Careful Design Wins Postage Discounts

USPS offers postage discounts to mail pieces that are not only addressed correctly but also designed for processing on automated equipment. For mail to qualify for the lowest postage rates, the mail piece needs to be at a letter size, which is a minimum of 3 ½” high by 5″ long and a maximum of 6″ high by 10½” long. Larger mail pieces fall into the flat category, which can cost more than twice as much per piece as a letter. Plus, to take advantage of automation, the piece must by rectangular, with an aspect ratio (length divided by height) of 1.3 to 2.5. Mail pieces outside those ratios could cost twice as much in postage. Then the addressing and barcode block on letter size mail must fit into the USPS OCR read area to avoid additional postage. For tri-folded self-mailers, the address must be on the center panel to qualify for discounted automation postage. Naturally, weight matters.  Keep the weight of a folded self-mailer under 1 ounce; if the piece weighs over 3 ounces, it must go in an envelope. Thickness counts, too  If a mail piece is less than 0.009″ thick, it costs more in postage. On the other hand, the  maximum thickness for letter size mail is ¼” and for flat size is ¾”. The best advice is to consult with your mailing service provider about any new design in advance. For more, see https://www.targetmarketingmag.com/post/save-money-postage/

 

2018 USPS Rate Hikes Challenge Direct Marketers

On January 21, the U.S. Postal Service bumped up its rates for almost all mailings by direct marketers and publishers: Marketing Mail (formerly Standard Mail), First Class Mail Retail, First Class Mail Discount and Periodicals. Most of the increases are small, but volume mailers among Acculist USA’s direct marketing clients could feel the pinch. What are some of the strategies to offset the effect on marketing budgets?

Look for Savings Opportunities!

Before panicking, mail marketers need to check out the whole USPS rate change grid. A 1% to 2% overall increase will be higher or lower depending on the class, weight, zone, density and special services required, and there are actually some savings to be had. For example, while the First Class stamp is going from $0.49 to $0.50 for a 1-ounce letter, a 2% bump, the USPS did not increase the additional ounce rate, so the percentage change gets smaller as items get larger. Meanwhile, metered letters are increasing from $.46 to $.47 in postage, which offers a significant savings of $0.03 per piece for those using a postage meter or PC postage, points out a recent Mailing Systems Technology post. Although most USPS discounts are tied to doing more work, such as barcoding or sorting, this metered rate savings is automatic for just using a system to print postage that costs as little as $20 per month, the article notes.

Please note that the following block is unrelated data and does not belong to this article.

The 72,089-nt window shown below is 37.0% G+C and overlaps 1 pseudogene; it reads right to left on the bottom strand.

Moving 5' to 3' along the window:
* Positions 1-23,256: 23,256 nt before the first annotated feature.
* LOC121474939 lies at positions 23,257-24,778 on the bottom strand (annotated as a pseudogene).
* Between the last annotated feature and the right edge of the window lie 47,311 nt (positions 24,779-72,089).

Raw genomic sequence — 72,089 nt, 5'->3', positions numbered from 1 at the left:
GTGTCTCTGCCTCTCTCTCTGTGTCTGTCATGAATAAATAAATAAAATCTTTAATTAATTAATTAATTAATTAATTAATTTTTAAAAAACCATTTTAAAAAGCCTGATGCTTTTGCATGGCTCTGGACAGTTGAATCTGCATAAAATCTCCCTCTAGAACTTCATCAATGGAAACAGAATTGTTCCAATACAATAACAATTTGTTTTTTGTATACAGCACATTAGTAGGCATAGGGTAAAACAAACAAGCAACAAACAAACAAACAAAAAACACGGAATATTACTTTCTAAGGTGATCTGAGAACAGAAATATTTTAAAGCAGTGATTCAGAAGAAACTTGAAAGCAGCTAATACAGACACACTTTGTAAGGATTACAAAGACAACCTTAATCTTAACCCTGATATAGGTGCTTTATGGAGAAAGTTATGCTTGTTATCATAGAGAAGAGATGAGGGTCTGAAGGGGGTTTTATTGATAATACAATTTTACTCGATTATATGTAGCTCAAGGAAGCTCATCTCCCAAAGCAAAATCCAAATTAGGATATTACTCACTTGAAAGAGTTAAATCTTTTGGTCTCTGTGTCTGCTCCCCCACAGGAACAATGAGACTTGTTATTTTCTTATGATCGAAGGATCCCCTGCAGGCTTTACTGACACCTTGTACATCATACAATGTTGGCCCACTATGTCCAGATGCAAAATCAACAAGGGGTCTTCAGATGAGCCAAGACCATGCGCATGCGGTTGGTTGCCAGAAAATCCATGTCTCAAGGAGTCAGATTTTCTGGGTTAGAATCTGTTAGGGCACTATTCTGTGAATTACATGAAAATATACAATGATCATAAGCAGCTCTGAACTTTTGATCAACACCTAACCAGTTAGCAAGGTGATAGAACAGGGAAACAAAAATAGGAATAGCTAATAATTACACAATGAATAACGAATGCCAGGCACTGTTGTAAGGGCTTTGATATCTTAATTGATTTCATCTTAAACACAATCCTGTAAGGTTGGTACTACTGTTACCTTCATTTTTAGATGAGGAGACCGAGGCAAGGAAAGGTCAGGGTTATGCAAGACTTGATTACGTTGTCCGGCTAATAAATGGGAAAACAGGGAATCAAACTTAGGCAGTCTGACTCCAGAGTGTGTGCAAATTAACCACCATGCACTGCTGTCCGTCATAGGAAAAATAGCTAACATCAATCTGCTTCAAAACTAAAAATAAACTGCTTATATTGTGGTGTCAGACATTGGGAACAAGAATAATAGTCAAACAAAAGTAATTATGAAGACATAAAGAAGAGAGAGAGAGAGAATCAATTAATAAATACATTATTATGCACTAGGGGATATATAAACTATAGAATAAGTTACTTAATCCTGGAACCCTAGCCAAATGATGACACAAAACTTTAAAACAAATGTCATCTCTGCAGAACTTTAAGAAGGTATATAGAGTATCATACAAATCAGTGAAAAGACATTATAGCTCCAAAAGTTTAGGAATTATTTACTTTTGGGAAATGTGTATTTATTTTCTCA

Even More Value for Presorting, Package Changes

There are other savings to be had via presorting, adds the Mailing Systems Technology article. For example, last year the USPS increased the weight limit for letter rates from 2 ounces to 3.5 ounces. Now, with the rate for a 3-ounce metered letter at $0.89 and a commercial rate of $0.378, there’s a potential 58% savings from using presort services. Package changes can help the budget, too. Folding a flat (9×12 or 10×13) package into a 6×9 envelope could mean significant savings with the new rates. A three-ounce flat at $1.42 now could cost as little as $0.378 if it can be put in an envelope and automated through in-house software or presort services. Plus, mailers sending Priority Mail items at retail rates using Click-N-Ship or a postage meter can switch to a PC Postage solution using commercial rates to save 10% overall, or 2% to 40% less based on weight and zone.

Importance of Targeted, Quality Data Underscored

As data brokers, AccuList USA stresses that these postal cost changes also should push marketers to use data-driven direct mail in more strategic and creative multi-channel campaigns. To maximize mailing ROI, marketers should cut wasted mail by improving targeting, mailing list selection, and data/address quality, as well as apply response-boosting creative tactics, such as personalization and special printing effects.

 

For rate tables and more advice on the USPS rate hikes, see the Mailing Systems Technology post.